Mark
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#35 TJR

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Posted 28 June 2013 - 11:08 AM

Thanks for the advice Shirley, I never thought about the mold expanding as it cures. That would be a problem with the box.

Evan


Evan;
The reference to the grande piano is an on-going joke about pots leaking and ruining your grande piano. It has nothing to do with plaster casting.
ceramics art daily has a good visual tutorial on mold making. Don't have the link, sorry.
Just ignore Jim. Most of us do. But I find him funny, so I don't. I do know how to cast plaster though.Mark Cortnoy has good advice.
TJR.

#36 Idaho Potter

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Posted 28 June 2013 - 01:56 PM

Jim, on smaller molds I've used gauze, lace or anything with an open weave. Burlap is reserved for the big honking molds that get treated roughly 'cause I'm not as young as I used to be. I think we all have developed methods for making molds based on who we learned from, and what we will be using the molds for.

I've made many molds for objects to be cast in bronze. That means a detailed model, then the mold, then cast wax, then plaster & sand investment so the wax can be melted out and replaced with molten bronze (called "lost wax method" of casting). That's why I use layers of plaster to pick up the detail in the original model. It also prevents me from trying to pack on plaster that has started to set up. I don't work as fast as I once did. (is this an age thing? Yep!)

So what is the most important thing to do when making a two-part (or more parts) mold? Keys! It's the only way to make sure mold parts are properly aligned. Any more must dos?


I like slump or hump molds (one from the other) cause it's only one piece.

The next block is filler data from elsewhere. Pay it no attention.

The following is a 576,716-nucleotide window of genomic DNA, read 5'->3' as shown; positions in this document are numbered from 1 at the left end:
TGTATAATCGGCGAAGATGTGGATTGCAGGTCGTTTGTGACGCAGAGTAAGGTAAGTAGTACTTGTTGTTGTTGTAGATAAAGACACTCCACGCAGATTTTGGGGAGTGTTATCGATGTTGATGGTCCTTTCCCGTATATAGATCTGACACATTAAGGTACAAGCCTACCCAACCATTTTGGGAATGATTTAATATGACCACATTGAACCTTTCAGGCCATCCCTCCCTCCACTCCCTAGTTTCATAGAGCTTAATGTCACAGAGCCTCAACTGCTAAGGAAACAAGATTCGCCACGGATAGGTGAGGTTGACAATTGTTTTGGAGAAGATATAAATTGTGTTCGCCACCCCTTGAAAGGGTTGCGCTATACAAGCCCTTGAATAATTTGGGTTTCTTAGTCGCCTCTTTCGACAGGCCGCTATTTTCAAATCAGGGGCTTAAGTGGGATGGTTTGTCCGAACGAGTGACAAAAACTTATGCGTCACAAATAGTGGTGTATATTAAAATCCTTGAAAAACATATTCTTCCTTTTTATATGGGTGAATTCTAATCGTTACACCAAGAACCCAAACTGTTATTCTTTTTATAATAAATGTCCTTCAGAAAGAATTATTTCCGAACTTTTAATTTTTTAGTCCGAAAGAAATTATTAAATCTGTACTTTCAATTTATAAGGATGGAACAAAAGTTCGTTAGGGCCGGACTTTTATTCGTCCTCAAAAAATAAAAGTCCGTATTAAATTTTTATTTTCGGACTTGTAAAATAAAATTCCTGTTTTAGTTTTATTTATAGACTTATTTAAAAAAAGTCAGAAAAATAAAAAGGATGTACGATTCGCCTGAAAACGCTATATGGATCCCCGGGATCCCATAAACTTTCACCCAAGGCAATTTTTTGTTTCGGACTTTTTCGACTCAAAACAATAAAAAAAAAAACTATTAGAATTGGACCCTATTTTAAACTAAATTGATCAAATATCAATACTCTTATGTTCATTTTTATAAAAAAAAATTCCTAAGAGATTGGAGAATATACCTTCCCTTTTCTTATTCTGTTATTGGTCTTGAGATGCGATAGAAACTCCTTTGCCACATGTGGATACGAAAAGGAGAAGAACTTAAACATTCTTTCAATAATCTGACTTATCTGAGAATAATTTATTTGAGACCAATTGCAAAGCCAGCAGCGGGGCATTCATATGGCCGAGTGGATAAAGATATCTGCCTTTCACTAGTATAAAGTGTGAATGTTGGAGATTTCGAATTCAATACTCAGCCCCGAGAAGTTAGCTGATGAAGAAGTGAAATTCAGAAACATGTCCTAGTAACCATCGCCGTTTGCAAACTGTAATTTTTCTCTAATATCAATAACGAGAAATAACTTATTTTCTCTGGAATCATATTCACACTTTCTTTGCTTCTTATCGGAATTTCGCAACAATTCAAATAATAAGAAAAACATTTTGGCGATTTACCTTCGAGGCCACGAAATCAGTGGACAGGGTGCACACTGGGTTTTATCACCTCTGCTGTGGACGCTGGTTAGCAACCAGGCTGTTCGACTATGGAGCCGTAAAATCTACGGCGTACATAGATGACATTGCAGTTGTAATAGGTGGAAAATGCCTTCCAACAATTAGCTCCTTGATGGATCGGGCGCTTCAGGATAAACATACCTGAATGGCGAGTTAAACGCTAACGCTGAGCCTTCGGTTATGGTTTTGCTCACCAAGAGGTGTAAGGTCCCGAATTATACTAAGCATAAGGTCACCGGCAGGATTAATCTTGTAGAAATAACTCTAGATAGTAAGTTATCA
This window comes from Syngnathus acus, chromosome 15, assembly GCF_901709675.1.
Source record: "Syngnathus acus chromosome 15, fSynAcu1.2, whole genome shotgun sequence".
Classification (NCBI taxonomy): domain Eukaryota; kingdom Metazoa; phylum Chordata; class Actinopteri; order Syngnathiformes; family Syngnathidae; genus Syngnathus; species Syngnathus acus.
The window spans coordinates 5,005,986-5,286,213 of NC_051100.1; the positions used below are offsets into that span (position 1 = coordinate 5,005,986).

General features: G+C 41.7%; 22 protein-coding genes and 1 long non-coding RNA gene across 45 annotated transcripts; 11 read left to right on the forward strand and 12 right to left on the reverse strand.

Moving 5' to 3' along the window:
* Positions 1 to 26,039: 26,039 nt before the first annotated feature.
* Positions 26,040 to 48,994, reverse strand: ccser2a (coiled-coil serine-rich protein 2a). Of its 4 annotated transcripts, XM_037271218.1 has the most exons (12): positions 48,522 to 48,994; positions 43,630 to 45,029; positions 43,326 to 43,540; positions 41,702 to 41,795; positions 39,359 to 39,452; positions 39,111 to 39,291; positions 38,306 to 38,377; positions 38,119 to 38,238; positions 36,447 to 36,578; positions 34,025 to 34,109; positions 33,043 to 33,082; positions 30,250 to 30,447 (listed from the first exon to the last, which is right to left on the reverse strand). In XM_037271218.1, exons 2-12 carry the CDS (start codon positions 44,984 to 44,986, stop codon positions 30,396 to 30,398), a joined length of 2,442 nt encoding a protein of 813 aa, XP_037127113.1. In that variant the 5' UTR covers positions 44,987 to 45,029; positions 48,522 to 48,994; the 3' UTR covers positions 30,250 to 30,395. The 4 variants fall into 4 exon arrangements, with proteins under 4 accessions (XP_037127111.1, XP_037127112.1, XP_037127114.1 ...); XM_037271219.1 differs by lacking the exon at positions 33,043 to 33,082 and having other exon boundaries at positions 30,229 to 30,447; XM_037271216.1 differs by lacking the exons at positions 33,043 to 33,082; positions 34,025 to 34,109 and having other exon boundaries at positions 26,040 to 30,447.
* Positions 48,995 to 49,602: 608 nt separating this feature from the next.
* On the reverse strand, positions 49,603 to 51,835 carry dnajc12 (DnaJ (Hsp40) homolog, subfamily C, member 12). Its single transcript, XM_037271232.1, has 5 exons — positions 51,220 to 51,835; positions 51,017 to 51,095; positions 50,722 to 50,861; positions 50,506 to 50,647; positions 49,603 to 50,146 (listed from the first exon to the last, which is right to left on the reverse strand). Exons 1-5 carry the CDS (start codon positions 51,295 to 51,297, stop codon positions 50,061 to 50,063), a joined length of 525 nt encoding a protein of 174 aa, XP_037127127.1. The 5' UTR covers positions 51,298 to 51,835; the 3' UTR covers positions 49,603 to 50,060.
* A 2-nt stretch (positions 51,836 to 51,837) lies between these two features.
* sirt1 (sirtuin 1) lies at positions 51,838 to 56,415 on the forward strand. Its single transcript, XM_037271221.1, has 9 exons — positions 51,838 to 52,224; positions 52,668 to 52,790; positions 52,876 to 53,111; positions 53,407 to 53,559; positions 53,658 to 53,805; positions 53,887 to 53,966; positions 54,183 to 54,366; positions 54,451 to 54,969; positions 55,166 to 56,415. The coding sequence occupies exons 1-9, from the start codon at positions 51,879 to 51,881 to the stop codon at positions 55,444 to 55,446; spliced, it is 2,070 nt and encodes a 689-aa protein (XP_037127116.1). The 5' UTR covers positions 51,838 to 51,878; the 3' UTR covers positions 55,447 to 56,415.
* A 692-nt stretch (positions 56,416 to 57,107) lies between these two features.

Shirley

#37 Strelnikov

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Posted 28 June 2013 - 02:48 PM

I decided to go ahead and pour my mold as a learning experience, if only to try mixing and pouring the plaster. If I have to throw away the mold then so be it.

Before I started I tried coating everything the plaster would touch with Murphy's Oil Soap. It made a lot of bubbles so I stopped and washed it off. I then decided to try using vaseline applied with a foam brush. That worked pretty good and covered up some small cracks and undercut areas in the wood that the soap didn't.

Next I weighed out 24 lbs 13 oz of lukewarm water in one bucket (next time I'll use cold water) and 35 lbs of plaster in another bucket. I then gradually poured the plaster into the bucket with the water.

I let the mix soak for 1 minute, then power stirred it with my electric drill for 4 minutes.

Then I poured the plaster into the mold so it was almost full. Deciding that I couldn't leave the mold where it was, outside on my patio, I moved the mold into my back screened porch.

Big mistake, the mold was too full and heavy and plaster spilled all over the patio bricks, my back porch, the sides of the mold, and worst of all my pants, shoes, shirt, and arms (yeah dumb move on my part). Next time I'll pour the mold in its final resting place.

I then topped off the mold, hosed down the patio, cleaned up the porch, changed my clothes, and washed the plaster out of the dirty clothes next to the curb using a garden hose.

The good part is that I had enough plaster to fill up the mold with just a little bit left over, even after spilling some (thanks to you folks). I was afraid I wouldn't have enough or would have way too much.

My mold is hard on top. When should I try to remove the wood from the mold?

Evan

#38 BeckyH

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Posted 28 June 2013 - 03:56 PM

Once the plaster is just warm to the touch. It shuld get fairly hot as it sets. You can let it cool in the mold, but it's easier to move before it sets rock hard.

#39 Strelnikov

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Posted 28 June 2013 - 03:59 PM

Looks like I missed my window of opportunity. It got really warm but has now cooled off. I will see if I can get it apart.

Thanks,
Evan

#40 Strelnikov

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Posted 28 June 2013 - 06:40 PM

Interestingly enough the top of the mold was cool but once I opened it up the inside was still hot. There is some damage on the top of the mold and some air bubbles at the bottom. The sides are okay but are a little greasy from the vaseline. I'm not too concerned about the damage at the top but the bubbles at the bottom bother me. Is there any way to fill them in and smooth off the bottom?

Once again thanks so much to everyone for your help! I can't believe my first mold might actually be usable!

Evan